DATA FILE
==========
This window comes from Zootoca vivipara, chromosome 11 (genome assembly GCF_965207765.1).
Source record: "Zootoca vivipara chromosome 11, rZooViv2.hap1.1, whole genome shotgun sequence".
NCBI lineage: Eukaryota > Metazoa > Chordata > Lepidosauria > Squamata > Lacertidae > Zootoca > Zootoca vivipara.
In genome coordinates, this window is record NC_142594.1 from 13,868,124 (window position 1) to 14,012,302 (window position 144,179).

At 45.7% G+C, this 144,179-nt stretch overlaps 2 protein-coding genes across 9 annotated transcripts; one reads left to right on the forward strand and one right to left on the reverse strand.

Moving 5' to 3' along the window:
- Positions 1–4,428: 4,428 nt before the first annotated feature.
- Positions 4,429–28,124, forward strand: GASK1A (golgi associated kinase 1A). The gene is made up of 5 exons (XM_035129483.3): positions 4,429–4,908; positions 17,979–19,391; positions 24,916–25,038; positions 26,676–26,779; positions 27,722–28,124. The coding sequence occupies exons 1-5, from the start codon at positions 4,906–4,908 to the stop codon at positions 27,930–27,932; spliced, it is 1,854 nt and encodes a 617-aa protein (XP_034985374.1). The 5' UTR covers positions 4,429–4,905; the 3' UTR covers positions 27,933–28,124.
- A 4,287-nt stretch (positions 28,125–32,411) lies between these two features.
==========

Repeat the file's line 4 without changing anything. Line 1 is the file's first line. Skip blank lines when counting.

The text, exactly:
In genome coordinates, this window is record NC_142594.1 from 13,868,124 (window position 1) to 14,012,302 (window position 144,179).